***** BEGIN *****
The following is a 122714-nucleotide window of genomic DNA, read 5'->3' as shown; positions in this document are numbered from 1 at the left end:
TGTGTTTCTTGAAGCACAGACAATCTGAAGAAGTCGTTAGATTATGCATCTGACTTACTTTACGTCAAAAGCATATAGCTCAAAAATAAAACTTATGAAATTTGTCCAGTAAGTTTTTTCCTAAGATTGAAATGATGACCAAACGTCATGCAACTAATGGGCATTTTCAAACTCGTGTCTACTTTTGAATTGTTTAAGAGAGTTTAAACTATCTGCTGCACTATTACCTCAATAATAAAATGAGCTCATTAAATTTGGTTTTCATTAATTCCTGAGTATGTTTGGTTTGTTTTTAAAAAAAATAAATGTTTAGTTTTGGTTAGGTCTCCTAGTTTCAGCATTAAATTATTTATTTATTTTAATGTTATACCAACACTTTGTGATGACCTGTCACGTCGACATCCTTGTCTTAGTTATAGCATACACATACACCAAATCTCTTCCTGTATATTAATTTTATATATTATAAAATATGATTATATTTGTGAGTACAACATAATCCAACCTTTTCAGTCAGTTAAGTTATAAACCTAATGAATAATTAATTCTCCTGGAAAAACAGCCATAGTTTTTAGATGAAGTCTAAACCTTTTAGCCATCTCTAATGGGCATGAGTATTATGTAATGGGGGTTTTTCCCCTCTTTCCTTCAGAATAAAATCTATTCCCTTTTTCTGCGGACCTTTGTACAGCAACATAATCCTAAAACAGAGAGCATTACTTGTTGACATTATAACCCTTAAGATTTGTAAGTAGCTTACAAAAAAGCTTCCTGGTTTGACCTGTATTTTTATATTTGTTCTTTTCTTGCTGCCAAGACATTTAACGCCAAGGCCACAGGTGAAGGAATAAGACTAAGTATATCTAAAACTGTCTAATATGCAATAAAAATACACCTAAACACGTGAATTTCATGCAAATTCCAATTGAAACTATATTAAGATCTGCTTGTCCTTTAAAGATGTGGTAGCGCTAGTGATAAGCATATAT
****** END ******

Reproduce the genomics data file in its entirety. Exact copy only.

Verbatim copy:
The following is a 122714-nucleotide window of genomic DNA, read 5'->3' as shown; positions in this document are numbered from 1 at the left end:
TGTGTTTCTTGAAGCACAGACAATCTGAAGAAGTCGTTAGATTATGCATCTGACTTACTTTACGTCAAAAGCATATAGCTCAAAAATAAAACTTATGAAATTTGTCCAGTAAGTTTTTTCCTAAGATTGAAATGATGACCAAACGTCATGCAACTAATGGGCATTTTCAAACTCGTGTCTACTTTTGAATTGTTTAAGAGAGTTTAAACTATCTGCTGCACTATTACCTCAATAATAAAATGAGCTCATTAAATTTGGTTTTCATTAATTCCTGAGTATGTTTGGTTTGTTTTTAAAAAAAATAAATGTTTAGTTTTGGTTAGGTCTCCTAGTTTCAGCATTAAATTATTTATTTATTTTAATGTTATACCAACACTTTGTGATGACCTGTCACGTCGACATCCTTGTCTTAGTTATAGCATACACATACACCAAATCTCTTCCTGTATATTAATTTTATATATTATAAAATATGATTATATTTGTGAGTACAACATAATCCAACCTTTTCAGTCAGTTAAGTTATAAACCTAATGAATAATTAATTCTCCTGGAAAAACAGCCATAGTTTTTAGATGAAGTCTAAACCTTTTAGCCATCTCTAATGGGCATGAGTATTATGTAATGGGGGTTTTTCCCCTCTTTCCTTCAGAATAAAATCTATTCCCTTTTTCTGCGGACCTTTGTACAGCAACATAATCCTAAAACAGAGAGCATTACTTGTTGACATTATAACCCTTAAGATTTGTAAGTAGCTTACAAAAAAGCTTCCTGGTTTGACCTGTATTTTTATATTTGTTCTTTTCTTGCTGCCAAGACATTTAACGCCAAGGCCACAGGTGAAGGAATAAGACTAAGTATATCTAAAACTGTCTAATATGCAATAAAAATACACCTAAACACGTGAATTTCATGCAAATTCCAATTGAAACTATATTAAGATCTGCTTGTCCTTTAAAGATGTGGTAGCGCTAGTGATAAGCATATAT